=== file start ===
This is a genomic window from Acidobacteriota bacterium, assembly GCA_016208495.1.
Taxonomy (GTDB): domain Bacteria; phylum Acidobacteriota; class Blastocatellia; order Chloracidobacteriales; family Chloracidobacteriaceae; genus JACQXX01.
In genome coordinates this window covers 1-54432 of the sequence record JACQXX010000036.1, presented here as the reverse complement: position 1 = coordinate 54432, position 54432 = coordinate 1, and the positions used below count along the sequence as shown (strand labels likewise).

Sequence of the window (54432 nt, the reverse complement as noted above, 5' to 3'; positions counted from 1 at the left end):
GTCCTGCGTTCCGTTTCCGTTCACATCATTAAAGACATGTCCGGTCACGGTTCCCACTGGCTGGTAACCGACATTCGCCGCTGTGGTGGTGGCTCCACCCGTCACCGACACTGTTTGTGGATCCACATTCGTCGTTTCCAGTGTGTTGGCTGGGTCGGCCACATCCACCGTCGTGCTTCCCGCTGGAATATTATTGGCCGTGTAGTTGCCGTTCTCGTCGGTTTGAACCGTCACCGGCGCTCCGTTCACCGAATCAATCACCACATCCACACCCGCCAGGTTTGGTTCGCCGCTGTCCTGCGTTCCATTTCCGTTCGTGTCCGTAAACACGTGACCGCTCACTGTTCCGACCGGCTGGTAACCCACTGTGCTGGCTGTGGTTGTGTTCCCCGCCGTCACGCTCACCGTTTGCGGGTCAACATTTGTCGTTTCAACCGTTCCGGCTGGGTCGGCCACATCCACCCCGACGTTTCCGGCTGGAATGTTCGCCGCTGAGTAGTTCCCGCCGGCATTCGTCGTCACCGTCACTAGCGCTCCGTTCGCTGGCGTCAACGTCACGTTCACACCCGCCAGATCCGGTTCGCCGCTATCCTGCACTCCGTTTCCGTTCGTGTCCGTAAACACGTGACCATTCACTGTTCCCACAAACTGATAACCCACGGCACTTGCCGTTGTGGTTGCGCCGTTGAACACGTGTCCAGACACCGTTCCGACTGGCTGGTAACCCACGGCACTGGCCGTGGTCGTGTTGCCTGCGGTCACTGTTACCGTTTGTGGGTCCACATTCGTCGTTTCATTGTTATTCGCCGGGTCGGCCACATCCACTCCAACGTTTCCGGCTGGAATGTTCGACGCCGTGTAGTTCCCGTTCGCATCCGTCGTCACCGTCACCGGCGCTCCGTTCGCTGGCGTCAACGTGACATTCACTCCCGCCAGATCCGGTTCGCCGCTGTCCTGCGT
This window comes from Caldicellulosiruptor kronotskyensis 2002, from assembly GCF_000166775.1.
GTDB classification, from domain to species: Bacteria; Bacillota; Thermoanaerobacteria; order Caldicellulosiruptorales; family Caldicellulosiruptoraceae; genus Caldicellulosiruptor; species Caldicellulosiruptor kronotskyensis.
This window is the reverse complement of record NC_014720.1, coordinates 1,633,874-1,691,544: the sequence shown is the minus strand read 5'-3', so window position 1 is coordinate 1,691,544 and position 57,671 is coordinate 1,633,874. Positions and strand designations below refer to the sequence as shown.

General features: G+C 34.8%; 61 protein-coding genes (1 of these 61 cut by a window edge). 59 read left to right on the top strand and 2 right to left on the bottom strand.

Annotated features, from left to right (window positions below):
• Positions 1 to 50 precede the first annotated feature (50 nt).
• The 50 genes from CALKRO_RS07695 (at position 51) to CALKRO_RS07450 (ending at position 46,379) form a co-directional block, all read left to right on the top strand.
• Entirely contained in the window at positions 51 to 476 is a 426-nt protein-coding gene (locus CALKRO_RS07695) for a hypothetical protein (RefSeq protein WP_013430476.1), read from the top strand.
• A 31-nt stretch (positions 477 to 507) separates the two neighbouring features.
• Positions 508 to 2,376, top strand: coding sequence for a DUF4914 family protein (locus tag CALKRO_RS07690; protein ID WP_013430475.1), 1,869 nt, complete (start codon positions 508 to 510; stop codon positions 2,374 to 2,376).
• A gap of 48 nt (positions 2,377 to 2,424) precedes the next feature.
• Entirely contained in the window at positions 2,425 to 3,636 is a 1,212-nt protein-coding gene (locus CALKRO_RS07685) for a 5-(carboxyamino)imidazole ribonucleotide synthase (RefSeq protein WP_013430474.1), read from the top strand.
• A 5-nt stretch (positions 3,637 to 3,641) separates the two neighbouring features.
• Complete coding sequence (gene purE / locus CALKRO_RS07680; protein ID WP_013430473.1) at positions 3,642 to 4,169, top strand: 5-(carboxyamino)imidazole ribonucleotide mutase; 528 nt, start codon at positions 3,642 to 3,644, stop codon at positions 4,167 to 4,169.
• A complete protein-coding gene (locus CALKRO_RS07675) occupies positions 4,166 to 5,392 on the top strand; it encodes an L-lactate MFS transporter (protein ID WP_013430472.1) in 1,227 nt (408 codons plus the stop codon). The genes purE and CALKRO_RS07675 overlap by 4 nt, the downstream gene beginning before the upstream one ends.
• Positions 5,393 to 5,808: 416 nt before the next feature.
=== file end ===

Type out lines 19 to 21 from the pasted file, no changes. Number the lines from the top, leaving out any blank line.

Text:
• Complete coding sequence (gene purE / locus CALKRO_RS07680; protein ID WP_013430473.1) at positions 3,642 to 4,169, top strand: 5-(carboxyamino)imidazole ribonucleotide mutase; 528 nt, start codon at positions 3,642 to 3,644, stop codon at positions 4,167 to 4,169.
• A complete protein-coding gene (locus CALKRO_RS07675) occupies positions 4,166 to 5,392 on the top strand; it encodes an L-lactate MFS transporter (protein ID WP_013430472.1) in 1,227 nt (408 codons plus the stop codon). The genes purE and CALKRO_RS07675 overlap by 4 nt, the downstream gene beginning before the upstream one ends.
• Positions 5,393 to 5,808: 416 nt before the next feature.